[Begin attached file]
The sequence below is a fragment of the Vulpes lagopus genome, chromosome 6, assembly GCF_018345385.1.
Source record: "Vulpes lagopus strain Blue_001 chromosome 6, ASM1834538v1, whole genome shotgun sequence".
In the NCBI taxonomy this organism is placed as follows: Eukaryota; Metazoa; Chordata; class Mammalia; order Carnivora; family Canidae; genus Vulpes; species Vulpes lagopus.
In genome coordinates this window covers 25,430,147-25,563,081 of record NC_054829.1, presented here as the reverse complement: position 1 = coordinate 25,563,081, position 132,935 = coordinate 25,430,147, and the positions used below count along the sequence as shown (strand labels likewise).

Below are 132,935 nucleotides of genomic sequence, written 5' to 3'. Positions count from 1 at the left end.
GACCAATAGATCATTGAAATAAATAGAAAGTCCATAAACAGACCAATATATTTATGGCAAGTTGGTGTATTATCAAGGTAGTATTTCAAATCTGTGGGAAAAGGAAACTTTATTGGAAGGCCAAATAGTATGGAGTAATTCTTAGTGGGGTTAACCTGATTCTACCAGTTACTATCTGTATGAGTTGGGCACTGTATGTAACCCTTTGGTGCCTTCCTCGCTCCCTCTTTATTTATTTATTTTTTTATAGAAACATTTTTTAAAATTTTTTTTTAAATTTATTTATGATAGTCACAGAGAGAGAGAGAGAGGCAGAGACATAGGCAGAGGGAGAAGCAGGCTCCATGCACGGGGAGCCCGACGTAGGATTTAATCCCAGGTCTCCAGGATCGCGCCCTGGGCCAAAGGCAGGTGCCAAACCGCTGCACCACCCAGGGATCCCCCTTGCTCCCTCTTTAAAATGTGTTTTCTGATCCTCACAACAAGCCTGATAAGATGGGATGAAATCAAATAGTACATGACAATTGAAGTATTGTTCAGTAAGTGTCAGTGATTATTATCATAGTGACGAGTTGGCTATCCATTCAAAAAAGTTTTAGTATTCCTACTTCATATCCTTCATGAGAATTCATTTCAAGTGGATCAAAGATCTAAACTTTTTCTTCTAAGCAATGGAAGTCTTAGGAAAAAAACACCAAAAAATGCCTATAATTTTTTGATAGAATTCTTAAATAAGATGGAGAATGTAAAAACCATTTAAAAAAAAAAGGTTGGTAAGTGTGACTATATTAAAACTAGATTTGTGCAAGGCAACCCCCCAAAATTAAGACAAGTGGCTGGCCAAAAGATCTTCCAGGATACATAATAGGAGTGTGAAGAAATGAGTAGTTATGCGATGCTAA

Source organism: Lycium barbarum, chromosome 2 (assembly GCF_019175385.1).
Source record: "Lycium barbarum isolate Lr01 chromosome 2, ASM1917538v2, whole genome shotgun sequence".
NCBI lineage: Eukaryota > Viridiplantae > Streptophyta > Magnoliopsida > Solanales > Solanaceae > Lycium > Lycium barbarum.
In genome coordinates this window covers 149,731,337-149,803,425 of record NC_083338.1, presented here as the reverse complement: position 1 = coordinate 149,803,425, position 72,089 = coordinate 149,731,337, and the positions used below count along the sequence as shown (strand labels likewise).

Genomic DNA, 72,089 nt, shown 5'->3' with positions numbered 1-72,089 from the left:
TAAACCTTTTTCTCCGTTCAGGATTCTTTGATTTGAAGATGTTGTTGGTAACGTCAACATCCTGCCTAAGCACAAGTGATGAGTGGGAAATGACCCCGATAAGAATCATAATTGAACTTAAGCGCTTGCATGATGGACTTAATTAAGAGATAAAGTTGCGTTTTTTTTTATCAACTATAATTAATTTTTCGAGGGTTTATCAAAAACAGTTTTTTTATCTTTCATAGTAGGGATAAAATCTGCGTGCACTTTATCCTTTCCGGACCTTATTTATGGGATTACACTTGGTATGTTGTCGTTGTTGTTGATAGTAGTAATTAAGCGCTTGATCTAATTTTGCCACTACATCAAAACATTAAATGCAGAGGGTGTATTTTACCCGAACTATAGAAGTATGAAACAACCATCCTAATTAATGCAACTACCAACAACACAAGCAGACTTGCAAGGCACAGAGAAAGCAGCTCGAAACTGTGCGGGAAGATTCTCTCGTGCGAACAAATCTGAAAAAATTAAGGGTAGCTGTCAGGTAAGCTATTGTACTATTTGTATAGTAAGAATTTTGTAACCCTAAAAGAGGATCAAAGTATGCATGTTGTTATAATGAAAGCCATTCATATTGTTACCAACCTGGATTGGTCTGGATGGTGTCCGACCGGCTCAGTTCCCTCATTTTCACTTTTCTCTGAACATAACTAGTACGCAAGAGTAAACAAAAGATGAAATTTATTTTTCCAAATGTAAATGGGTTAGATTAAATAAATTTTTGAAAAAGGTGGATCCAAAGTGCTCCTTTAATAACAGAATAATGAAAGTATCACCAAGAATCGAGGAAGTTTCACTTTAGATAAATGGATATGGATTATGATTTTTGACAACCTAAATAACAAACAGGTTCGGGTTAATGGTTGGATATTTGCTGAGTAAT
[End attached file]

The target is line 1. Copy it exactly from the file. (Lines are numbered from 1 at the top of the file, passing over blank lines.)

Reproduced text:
The sequence below is a fragment of the Vulpes lagopus genome, chromosome 6, assembly GCF_018345385.1.